The U.S. Census faces two challenges: First, most people don’t understand why the census is important. The second challenge is related to the first: Because people don’t understand the importance of the census, they don’t always fill out the survey. In fact, during both the 2000 and 2010 Census, only 74 percent of households in the U.S. filled out and mailed back their completed census questionnaire.
A team leading a workshop at Data for Good Exchange 2018, to be held Sunday, September 16, 2018, at Bloomberg’s Global Headquarters in New York City, believes that data scientists, working together with journalists, can help address both of these problems.
“This workshop will expose people to some of the challenges and opportunities around the census, and give people a way to connect with the U.S. Census Bureau’s Census Open Innovation Labs over the next year,” says Justin Hendrix, one of the workshop’s facilitators and executive director of NYC Media Lab.
Another workshop facilitator, Mark Hansen, a professor at Columbia Journalism School, where he also serves as the director of the David and Helen Gurley Brown Institute for Media Innovation, is casting a wide net in looking for individuals who can help with these problems. That makes the Data for Good Exchange nearly ideal. “We need to get people thinking about it, especially the technical piece,” Hansen says. He’s looking for journalists, data scientists, and “anyone who can brainstorm on creative solutions to countering misinformation.”
Mara Abrams, managing director of the Census Open Innovation Labs, is charged with leveraging the talents of people outside of government to improve census response rates. Sometimes that requires a data science perspective, sometimes a journalistic one, and sometimes a bit of both. She notes that, if someone searches online for information about the Decennial Census, there is very little high-ranking content that is accurate, relevant, or compelling. “That’s why now is the time for external content creators and digital strategists to put their talents to work and normalize the census for the public,” she says.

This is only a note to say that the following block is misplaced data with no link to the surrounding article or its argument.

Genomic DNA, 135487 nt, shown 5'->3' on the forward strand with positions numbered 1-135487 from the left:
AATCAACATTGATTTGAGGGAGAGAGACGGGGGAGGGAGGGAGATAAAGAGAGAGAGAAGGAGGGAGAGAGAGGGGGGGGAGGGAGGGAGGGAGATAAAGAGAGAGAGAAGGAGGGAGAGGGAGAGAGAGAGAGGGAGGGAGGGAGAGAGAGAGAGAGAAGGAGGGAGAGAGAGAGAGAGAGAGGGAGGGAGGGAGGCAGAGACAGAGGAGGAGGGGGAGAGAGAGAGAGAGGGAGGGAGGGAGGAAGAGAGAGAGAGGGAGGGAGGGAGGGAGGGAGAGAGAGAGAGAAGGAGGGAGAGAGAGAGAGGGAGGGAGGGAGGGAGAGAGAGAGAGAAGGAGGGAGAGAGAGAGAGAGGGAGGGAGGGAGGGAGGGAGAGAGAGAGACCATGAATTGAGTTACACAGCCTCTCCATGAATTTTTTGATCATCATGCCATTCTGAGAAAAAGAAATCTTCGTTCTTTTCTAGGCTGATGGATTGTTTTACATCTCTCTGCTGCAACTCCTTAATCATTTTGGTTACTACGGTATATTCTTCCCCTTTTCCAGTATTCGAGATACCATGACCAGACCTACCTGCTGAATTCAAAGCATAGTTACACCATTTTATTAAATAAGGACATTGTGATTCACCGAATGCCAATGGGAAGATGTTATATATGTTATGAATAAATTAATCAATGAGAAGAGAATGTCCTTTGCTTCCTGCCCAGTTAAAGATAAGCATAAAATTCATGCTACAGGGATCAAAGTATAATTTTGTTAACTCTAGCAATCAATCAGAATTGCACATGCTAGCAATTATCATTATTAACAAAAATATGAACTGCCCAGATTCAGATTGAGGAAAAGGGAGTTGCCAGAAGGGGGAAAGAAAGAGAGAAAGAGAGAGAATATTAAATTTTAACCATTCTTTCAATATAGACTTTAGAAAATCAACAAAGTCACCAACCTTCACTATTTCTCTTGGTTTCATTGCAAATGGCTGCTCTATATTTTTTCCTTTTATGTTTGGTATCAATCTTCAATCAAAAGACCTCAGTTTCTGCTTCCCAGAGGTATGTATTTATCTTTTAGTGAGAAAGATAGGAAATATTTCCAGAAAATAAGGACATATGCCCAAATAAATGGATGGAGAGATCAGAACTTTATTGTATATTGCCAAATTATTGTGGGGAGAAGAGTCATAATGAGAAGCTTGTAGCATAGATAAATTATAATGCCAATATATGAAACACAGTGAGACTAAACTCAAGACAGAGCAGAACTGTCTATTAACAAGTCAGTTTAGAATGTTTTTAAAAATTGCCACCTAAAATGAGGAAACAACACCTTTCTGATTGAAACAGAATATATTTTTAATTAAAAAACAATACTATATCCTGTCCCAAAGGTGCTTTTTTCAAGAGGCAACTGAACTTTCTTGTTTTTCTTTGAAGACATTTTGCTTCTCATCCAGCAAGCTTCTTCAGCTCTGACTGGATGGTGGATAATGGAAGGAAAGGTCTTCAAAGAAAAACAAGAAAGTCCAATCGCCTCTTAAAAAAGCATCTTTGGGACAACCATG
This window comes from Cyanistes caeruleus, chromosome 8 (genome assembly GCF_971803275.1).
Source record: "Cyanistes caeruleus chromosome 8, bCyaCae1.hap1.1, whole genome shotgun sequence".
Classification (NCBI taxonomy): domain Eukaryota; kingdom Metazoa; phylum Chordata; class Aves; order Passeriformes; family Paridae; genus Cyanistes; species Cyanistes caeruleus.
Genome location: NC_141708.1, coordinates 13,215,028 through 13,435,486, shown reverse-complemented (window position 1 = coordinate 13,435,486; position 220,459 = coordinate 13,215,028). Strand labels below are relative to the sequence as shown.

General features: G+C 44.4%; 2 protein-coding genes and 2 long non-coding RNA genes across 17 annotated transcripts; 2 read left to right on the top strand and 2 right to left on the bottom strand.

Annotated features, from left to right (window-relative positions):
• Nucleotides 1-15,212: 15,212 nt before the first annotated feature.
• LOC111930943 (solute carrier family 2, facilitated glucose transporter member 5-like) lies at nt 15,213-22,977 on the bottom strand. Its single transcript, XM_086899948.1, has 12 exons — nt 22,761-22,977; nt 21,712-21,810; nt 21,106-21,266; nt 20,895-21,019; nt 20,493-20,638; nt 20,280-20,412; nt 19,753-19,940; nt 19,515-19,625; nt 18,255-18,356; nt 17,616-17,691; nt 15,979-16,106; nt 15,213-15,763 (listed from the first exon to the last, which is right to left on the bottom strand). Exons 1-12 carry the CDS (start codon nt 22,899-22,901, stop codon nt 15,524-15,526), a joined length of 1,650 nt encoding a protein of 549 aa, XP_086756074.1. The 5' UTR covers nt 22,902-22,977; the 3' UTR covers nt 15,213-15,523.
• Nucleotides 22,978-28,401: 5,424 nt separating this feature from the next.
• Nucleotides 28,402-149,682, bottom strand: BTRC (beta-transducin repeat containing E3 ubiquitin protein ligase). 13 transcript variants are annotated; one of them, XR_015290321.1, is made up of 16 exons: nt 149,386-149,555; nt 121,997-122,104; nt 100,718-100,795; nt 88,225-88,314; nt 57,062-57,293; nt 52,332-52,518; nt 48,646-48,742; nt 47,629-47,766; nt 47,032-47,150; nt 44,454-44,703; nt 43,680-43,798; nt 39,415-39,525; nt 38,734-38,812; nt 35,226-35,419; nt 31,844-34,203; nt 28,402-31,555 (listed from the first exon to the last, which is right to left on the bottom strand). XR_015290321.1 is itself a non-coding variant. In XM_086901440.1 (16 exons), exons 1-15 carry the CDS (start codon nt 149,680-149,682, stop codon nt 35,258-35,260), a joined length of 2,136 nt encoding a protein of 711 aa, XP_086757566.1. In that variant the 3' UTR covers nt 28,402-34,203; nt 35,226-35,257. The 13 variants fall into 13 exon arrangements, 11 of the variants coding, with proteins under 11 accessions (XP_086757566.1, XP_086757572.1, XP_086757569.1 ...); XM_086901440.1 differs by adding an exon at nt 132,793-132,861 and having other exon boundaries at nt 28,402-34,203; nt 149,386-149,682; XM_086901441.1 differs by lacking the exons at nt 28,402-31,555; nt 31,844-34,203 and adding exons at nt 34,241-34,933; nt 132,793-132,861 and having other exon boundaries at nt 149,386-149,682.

A void of good information and good data “deters specific populations from participating,” notes Abrams. This includes Millennials, children under five years of age, historically marginalized groups, and renters, among others.
Hansen has already been working with newsrooms around the country to help them tell better stories about the U.S. Census. Many readers, he says, don’t realize that initiatives ranging from Congressional redistricting to the provisioning of school lunches all depend on accurate census counts. Local newsrooms often lack the institutional memory or the capacity to explain the importance of the census, or to tell powerful stories about it.
“There should be more easily digestible content for the public to understand how the data is collected and why it’s important — and we need trusted voices to carry the message forward,” says Lorena Molina-Irizarry, director of operations of the Census Open Innovation Labs.
Even when a news organization does mention the census in a story, the response to that story may be curiously unconnected to the facts. Hansen recalls one story which noted that couples will soon be able to indicate on the census questionnaire whether they are in a same-sex marriage. The social media discussion around that story focused exclusively on the idea that the government was over-reaching and asking for too much information – even though gay rights advocates had long lobbied in favor of this particular change.
“We need social media tools so conversations about the census can be more open and traceable,” says Hansen.
This leads directly to the challenge of fake news, and the fact that journalism, as a field, has yet to figure out how to respond to fake news and to comments that aren’t based in fact.
“What does an immune system to this sort of attack look like?” Hansen asks. It may be overwhelming to think of effective responses to fake news, but, by isolating the conversation around a single topic – the upcoming 2020 Census – it might be easier to tackle.
While these are long-term problems, Hansen urges attendees of this year’s Data for Good Exchange to get involved right away. When it comes to the census, he says, “By April of next year, it’ll all be over.”